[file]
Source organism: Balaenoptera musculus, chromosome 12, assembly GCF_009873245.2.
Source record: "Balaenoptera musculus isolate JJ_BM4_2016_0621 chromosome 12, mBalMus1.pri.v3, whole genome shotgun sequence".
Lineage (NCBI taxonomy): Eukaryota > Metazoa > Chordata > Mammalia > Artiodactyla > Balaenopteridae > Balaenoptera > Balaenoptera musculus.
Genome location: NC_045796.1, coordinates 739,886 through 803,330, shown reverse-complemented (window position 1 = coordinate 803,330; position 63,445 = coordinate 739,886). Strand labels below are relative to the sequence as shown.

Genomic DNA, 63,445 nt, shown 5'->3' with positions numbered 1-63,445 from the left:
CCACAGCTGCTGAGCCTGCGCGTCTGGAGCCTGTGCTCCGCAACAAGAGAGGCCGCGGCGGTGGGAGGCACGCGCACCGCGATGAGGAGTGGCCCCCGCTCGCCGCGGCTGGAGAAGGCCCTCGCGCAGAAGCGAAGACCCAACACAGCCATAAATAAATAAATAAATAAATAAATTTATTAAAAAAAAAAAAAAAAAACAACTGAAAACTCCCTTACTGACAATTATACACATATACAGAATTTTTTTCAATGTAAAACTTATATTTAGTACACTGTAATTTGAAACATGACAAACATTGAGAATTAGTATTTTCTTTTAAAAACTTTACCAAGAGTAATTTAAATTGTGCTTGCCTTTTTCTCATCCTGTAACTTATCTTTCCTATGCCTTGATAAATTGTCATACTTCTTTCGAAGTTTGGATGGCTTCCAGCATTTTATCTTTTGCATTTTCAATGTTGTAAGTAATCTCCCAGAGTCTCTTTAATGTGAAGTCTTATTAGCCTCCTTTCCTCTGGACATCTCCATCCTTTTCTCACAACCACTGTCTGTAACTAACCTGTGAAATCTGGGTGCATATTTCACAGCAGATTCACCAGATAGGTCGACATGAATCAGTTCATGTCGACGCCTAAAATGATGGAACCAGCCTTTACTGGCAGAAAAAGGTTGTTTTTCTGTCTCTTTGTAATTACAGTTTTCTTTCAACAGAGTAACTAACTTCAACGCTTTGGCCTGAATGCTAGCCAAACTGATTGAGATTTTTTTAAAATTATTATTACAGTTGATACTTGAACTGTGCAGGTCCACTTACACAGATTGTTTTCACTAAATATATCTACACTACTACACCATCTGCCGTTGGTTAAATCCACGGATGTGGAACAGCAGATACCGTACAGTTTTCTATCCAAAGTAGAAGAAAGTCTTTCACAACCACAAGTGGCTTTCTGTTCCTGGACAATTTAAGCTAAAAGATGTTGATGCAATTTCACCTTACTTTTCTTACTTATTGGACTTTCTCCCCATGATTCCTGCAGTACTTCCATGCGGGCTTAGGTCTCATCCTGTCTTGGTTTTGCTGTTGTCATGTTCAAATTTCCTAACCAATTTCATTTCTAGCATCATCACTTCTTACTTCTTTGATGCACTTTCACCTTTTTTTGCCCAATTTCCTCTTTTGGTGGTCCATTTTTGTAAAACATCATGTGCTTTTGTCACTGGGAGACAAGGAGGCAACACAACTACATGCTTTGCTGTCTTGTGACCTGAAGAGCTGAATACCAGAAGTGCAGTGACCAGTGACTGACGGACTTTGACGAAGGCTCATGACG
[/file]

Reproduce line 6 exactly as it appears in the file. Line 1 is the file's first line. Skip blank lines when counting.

CCACAGCTGCTGAGCCTGCGCGTCTGGAGCCTGTGCTCCGCAACAAGAGAGGCCGCGGCGGTGGGAGGCACGCGCACCGCGATGAGGAGTGGCCCCCGCTCGCCGCGGCTGGAGAAGGCCCTCGCGCAGAAGCGAAGACCCAACACAGCCATAAATAAATAAATAAATAAATAAATTTATTAAAAAAAAAAAAAAAAAACAACTGAAAACTCCCTTACTGACAATTATACACATATACAGAATTTTTTTCAATGTAAAACTTATATTTAGTACACTGTAATTTGAAACATGACAAACATTGAGAATTAGTATTTTCTTTTAAAAACTTTACCAAGAGTAATTTAAATTGTGCTTGCCTTTTTCTCATCCTGTAACTTATCTTTCCTATGCCTTGATAAATTGTCATACTTCTTTCGAAGTTTGGATGGCTTCCAGCATTTTATCTTTTGCATTTTCAATGTTGTAAGTAATCTCCCAGAGTCTCTTTAATGTGAAGTCTTATTAGCCTCCTTTCCTCTGGACATCTCCATCCTTTTCTCACAACCACTGTCTGTAACTAACCTGTGAAATCTGGGTGCATATTTCACAGCAGATTCACCAGATAGGTCGACATGAATCAGTTCATGTCGACGCCTAAAATGATGGAACCAGCCTTTACTGGCAGAAAAAGGTTGTTTTTCTGTCTCTTTGTAATTACAGTTTTCTTTCAACAGAGTAACTAACTTCAACGCTTTGGCCTGAATGCTAGCCAAACTGATTGAGATTTTTTTAAAATTATTATTACAGTTGATACTTGAACTGTGCAGGTCCACTTACACAGATTGTTTTCACTAAATATATCTACACTACTACACCATCTGCCGTTGGTTAAATCCACGGATGTGGAACAGCAGATACCGTACAGTTTTCTATCCAAAGTAGAAGAAAGTCTTTCACAACCACAAGTGGCTTTCTGTTCCTGGACAATTTAAGCTAAAAGATGTTGATGCAATTTCACCTTACTTTTCTTACTTATTGGACTTTCTCCCCATGATTCCTGCAGTACTTCCATGCGGGCTTAGGTCTCATCCTGTCTTGGTTTTGCTGTTGTCATGTTCAAATTTCCTAACCAATTTCATTTCTAGCATCATCACTTCTTACTTCTTTGATGCACTTTCACCTTTTTTTGCCCAATTTCCTCTTTTGGTGGTCCATTTTTGTAAAACATCATGTGCTTTTGTCACTGGGAGACAAGGAGGCAACACAACTACATGCTTTGCTGTCTTGTGACCTGAAGAGCTGAATACCAGAAGTGCAGTGACCAGTGACTGACGGACTTTGACGAAGGCTCATGACG